Families of those on board recall the heartbreaking farewells they shared as hopes of finding any more survivors vanish.

By Moira Lavelle and Vedat Yeler

*First Published on Al Jazeera

Naeem Afridi last spoke to his brother, Hameedullah, on June 12 as he was travelling on a boat from Libya headed to Europe.

“Hameedullah told me ‘Don’t worry. I’m just eight or nine hours away from Europe’,” Naeem told Al Jazeera. “And he told me that when he arrived he would contact me.”

When Naeem read the news about the shipwreck off Greece’s Pylos, “I felt like my soul was going away”, he said.

He spent days trying to find information about his brother’s whereabouts.

He has received no official confirmation, but believes that Hameedullah and his three-year-old son Afaq Ahmed are among hundreds feared dead.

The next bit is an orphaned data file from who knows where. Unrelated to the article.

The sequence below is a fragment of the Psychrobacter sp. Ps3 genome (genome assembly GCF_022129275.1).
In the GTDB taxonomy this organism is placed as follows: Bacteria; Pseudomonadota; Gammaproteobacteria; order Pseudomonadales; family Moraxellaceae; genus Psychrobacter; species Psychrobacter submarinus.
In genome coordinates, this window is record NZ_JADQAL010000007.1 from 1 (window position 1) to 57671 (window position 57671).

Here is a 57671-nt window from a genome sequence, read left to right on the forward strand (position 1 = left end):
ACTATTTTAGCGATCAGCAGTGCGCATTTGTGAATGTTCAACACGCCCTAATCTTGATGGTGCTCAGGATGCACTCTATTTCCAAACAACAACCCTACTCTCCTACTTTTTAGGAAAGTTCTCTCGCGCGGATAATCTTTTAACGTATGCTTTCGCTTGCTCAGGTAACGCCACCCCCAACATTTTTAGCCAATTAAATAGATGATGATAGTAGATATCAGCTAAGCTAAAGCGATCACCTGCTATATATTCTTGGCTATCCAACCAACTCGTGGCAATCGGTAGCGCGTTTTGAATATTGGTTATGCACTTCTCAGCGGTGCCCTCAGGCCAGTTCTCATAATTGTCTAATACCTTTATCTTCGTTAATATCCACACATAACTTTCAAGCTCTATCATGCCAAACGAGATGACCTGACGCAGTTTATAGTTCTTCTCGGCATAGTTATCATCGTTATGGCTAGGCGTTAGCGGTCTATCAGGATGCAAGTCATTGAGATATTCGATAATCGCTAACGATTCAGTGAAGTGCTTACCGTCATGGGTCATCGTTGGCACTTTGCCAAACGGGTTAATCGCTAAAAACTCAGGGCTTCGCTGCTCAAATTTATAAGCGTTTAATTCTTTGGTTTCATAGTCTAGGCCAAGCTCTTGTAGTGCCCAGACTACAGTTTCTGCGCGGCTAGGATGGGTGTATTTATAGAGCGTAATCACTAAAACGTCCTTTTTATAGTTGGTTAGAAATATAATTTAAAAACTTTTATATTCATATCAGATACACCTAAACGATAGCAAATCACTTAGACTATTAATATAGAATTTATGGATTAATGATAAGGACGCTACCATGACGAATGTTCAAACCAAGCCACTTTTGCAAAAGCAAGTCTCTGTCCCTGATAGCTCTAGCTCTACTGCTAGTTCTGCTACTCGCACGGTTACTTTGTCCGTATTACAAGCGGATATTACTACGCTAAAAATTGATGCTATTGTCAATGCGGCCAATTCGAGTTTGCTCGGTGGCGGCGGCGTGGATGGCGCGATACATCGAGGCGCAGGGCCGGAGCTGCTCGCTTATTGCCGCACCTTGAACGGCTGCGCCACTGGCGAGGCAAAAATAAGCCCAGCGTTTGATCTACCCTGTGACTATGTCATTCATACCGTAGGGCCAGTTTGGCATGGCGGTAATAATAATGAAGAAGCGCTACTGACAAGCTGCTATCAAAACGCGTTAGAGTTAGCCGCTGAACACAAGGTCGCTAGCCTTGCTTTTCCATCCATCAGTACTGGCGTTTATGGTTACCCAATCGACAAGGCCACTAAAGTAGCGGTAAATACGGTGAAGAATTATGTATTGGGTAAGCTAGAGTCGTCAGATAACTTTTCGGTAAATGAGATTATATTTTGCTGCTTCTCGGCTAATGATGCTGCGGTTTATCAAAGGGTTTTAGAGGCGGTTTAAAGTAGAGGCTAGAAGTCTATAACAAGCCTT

Naeem said Hameedullah left Pakistan with Afaq, hoping of building a safer, more stable future.

His wife had been killed a year earlier, and he feared for his son’s life.

“In Pakistan, you have to leave the country for so many reasons. There is no rule of law,” said Naeem.

The brothers had discussed many options, but felt that a boat to Europe was the only option.

“I have read that 385 people from Pakistan died,” said Naeem. “But it’s not just that 385 people died, it’s 385 families that are completely devastated and hopeless.”

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